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Small businesses can do big things. In this new series of videos, we will look into small businesses in Australia—their humble beginnings, their growth story, and the lessons that we can learn from them.

Today, we will look into the story of Billie Goat Soap and its founder, Leanne Faulkner.

Their story

Leanne Faulkner, whose youngest son was born with eczema, is the creator and founder of Billie Goat Soap. Her young son used steroids to treat eczema, and she was concerned about the effects of long-term steroid use. This led her to do research on how to naturally treat and manage eczema.

Faulkner described herself as a frustrated farmer—her family owned a few acres of land and had dairy goats in the property. She researched about the benefits of goat’s milk in treating eczema, learned how to make soap from goat’s milk and natural oils, and used her homemade soaps on her son. Seeing the results on her son spurred her to start her goats milk soap company in 2005.

Faulkner used her communication and selling skills to bring the first batches of Billie Goat Soap into the market. She was very strategic on who, when, and how to approach about her product. She started introducing her products to health food stores, then farmers markets, then retail and gift stores, and finally to department stores.

Faulkner worked in organisational development and employee training prior to starting her company, and she used her background to grow her sales team. As a small company, she didn’t have the resources to put a sales consultant in every store. Instead, she trained the sales personnel in the retail stores that carried her product. She built strong relations with these sales people, even going so far as sending a bouquet of edible blooms in every counter with a personal card attached.

By working and leveraging on available resources, Billie Goat Soap grew and sold across Australia. It also successfully expanded its product line to include balms, skin care, and even a baby care line. At its peak, Billie Goat Soap turned over AU$2.4 million annually.

Unfortunately, a stress-fueled breakdown brought by a retail slump and the demands of running a small business led Faulkner to step down from her post and sell her company to The Heat Group in 2012. Today, Faulkner advocates for moremental health resources to support small business owners.

What can we learn

Not all small businesses have a happy ending, but there are lessons that we can learn from Billie Goat Soap’s story.

(1) Forecast what is needed to grow

Faulkner advices small business owners to plan appropriately for growth—specifically, having the right amount of funding to drive business development and expansion. While funding is important, I think the example of Billie Goat Soap also shows that having the right skills, such as management and leadership skills, is also very crucial.

And so, when we plan for growth, we need to also consider the resources needed to grow. In my video, When does your business benefit from seeking professional advice? (link forthcoming—not yet published), I share advice from Howard Schultz, the founder of Starbucks, who believes that planning to grow entails planning to hire or work with people who have the skill base and experience that matches your growth objectives.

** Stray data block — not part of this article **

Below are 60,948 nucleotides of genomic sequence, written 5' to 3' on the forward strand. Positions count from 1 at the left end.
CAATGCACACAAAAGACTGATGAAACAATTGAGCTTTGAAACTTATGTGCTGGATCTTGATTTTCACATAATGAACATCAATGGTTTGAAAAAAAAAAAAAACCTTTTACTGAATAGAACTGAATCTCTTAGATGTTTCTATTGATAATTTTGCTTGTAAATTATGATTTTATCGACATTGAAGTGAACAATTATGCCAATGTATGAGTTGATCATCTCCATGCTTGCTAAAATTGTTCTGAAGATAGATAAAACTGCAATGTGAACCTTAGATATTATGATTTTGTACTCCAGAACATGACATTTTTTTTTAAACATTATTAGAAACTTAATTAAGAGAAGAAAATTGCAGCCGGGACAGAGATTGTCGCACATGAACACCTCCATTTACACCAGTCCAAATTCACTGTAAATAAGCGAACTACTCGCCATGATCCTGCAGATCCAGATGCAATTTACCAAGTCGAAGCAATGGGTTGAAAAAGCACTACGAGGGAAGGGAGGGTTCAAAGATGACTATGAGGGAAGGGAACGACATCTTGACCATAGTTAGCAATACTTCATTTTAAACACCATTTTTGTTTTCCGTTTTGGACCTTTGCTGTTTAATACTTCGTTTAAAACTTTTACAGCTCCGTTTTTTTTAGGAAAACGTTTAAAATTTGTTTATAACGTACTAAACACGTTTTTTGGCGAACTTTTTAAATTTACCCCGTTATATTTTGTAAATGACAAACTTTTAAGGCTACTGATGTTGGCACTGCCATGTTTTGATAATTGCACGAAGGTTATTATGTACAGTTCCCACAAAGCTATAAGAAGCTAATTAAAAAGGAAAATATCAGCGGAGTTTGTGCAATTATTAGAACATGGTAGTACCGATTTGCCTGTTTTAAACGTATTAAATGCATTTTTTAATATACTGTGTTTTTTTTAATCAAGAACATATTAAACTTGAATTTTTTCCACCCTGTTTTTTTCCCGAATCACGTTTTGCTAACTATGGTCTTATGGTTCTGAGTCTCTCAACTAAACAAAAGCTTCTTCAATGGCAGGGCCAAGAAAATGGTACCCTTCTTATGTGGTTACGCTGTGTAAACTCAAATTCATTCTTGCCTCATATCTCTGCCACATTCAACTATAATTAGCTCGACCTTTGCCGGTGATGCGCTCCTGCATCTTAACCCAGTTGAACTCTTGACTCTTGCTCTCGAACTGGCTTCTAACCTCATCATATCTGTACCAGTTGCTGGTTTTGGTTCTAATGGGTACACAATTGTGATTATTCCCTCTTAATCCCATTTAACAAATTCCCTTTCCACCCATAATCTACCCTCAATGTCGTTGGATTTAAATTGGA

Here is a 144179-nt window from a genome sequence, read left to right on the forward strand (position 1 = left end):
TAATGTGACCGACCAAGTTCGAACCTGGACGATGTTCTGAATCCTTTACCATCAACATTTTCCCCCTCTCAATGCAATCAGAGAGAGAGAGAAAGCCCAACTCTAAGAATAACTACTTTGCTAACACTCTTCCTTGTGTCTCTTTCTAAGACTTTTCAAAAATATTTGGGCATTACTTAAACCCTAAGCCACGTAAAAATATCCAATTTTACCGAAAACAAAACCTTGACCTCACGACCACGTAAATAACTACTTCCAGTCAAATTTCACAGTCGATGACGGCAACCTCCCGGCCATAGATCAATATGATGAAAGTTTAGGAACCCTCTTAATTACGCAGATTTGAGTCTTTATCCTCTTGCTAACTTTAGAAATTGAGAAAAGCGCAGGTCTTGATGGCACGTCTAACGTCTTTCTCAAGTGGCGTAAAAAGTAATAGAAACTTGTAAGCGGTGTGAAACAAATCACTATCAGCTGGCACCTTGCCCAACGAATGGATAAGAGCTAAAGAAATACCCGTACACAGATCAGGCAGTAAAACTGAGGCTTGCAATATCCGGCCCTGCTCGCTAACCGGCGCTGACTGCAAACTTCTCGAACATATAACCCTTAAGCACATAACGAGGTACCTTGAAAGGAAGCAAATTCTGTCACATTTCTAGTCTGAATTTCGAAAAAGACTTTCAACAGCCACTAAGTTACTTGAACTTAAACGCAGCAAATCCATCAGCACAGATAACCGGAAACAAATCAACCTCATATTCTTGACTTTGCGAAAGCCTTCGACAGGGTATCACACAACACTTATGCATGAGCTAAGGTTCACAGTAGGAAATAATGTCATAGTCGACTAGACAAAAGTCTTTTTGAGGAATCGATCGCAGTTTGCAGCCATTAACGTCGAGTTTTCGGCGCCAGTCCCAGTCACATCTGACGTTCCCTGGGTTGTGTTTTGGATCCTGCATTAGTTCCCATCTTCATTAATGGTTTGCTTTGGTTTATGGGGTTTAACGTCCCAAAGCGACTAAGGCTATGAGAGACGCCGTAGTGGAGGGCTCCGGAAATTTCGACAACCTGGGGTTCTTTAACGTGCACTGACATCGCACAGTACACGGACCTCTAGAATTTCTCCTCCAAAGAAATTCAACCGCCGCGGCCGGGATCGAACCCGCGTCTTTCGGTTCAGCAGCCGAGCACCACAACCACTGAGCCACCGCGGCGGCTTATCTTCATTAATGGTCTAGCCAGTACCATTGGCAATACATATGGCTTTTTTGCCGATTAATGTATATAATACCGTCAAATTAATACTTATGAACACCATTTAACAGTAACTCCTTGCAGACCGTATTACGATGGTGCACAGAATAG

(2) Communicate to your employees, to your customers, and to your suppliers

Clear communication helps to ensure that anyone connected to the business knows what the goals are and understands how the business aims to achieve them.”

Build a relationship with the people you work with. In Faulkner’s case, she took the effort to build strong relationships with the sales people working in the retail stores who played a major part in growing the revenue of the company.

How can you continue to build strong relationships with your employees, your customers, and your suppliers?

(3) Look after yourself

Faulkner is an advocate of mental health. She has been vocal about her stress and anxiety—and how this affected her mental health in 2011.

In my video, Overcoming Entrepreneurial Exhaustion, I discuss three things that entrepreneurs and business owners can do to overcome exhaustion. That said, mental health is a medical issue. Whilst we expect to look out for and manage stress that comes with operating a business, bringing consultants and expending your team can help in many areas. But there are instances when stress starts to change who you are.

If you feel that the stress of running a business is getting to you, please seek help from a professional because they are trained to listen unconditionally and provide much needed intervention.

If you are interested to know more about what a business has to go through when facing exponential growth, you can download the first chapter of the book, ”$20K to $20 Million in 2 Years” absolutely free here. The chapter talks about the differences between a good and a great business and puts out questions that make you consider how you can turn your business from good to great.